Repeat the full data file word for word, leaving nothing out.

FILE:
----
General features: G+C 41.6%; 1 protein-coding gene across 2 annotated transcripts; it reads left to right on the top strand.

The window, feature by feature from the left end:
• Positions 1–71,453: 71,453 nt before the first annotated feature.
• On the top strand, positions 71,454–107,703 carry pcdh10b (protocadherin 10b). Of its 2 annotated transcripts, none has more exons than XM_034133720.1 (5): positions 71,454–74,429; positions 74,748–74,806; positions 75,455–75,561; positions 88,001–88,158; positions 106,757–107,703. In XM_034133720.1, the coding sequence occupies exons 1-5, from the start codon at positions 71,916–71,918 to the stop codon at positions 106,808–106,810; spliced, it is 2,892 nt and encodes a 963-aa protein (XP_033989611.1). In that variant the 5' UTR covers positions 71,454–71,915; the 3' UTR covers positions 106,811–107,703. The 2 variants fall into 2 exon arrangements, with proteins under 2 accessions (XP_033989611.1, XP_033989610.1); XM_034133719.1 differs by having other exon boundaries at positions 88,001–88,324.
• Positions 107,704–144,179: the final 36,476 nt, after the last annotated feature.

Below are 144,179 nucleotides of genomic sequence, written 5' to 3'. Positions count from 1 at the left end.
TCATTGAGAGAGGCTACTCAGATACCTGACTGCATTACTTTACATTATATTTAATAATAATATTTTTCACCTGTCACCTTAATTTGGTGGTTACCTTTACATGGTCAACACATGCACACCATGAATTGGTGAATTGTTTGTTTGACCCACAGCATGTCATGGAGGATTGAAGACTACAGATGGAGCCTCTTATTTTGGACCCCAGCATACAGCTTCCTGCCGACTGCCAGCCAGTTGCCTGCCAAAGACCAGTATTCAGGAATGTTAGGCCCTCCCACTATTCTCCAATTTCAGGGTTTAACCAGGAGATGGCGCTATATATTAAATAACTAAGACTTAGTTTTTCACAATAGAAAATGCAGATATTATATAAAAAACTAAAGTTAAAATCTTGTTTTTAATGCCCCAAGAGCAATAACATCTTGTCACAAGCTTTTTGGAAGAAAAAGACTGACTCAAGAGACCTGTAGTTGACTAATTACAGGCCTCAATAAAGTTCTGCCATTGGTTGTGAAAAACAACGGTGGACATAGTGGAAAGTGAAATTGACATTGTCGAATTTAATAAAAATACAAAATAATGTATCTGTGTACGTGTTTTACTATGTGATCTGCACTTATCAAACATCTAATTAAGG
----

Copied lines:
General features: G+C 41.6%; 1 protein-coding gene across 2 annotated transcripts; it reads left to right on the top strand.

The window, feature by feature from the left end:
• Positions 1–71,453: 71,453 nt before the first annotated feature.
• On the top strand, positions 71,454–107,703 carry pcdh10b (protocadherin 10b). Of its 2 annotated transcripts, none has more exons than XM_034133720.1 (5): positions 71,454–74,429; positions 74,748–74,806; positions 75,455–75,561; positions 88,001–88,158; positions 106,757–107,703. In XM_034133720.1, the coding sequence occupies exons 1-5, from the start codon at positions 71,916–71,918 to the stop codon at positions 106,808–106,810; spliced, it is 2,892 nt and encodes a 963-aa protein (XP_033989611.1). In that variant the 5' UTR covers positions 71,454–71,915; the 3' UTR covers positions 106,811–107,703. The 2 variants fall into 2 exon arrangements, with proteins under 2 accessions (XP_033989611.1, XP_033989610.1); XM_034133719.1 differs by having other exon boundaries at positions 88,001–88,324.
• Positions 107,704–144,179: the final 36,476 nt, after the last annotated feature.

Below are 144,179 nucleotides of genomic sequence, written 5' to 3'. Positions count from 1 at the left end.
TCATTGAGAGAGGCTACTCAGATACCTGACTGCATTACTTTACATTATATTTAATAATAATATTTTTCACCTGTCACCTTAATTTGGTGGTTACCTTTACATGGTCAACACATGCACACCATGAATTGGTGAATTGTTTGTTTGACCCACAGCATGTCATGGAGGATTGAAGACTACAGATGGAGCCTCTTATTTTGGACCCCAGCATACAGCTTCCTGCCGACTGCCAGCCAGTTGCCTGCCAAAGACCAGTATTCAGGAATGTTAGGCCCTCCCACTATTCTCCAATTTCAGGGTTTAACCAGGAGATGGCGCTATATATTAAATAACTAAGACTTAGTTTTTCACAATAGAAAATGCAGATATTATATAAAAAACTAAAGTTAAAATCTTGTTTTTAATGCCCCAAGAGCAATAACATCTTGTCACAAGCTTTTTGGAAGAAAAAGACTGACTCAAGAGACCTGTAGTTGACTAATTACAGGCCTCAATAAAGTTCTGCCATTGGTTGTGAAAAACAACGGTGGACATAGTGGAAAGTGAAATTGACATTGTCGAATTTAATAAAAATACAAAATAATGTATCTGTGTACGTGTTTTACTATGTGATCTGCACTTATCAAACATCTAATTAAGG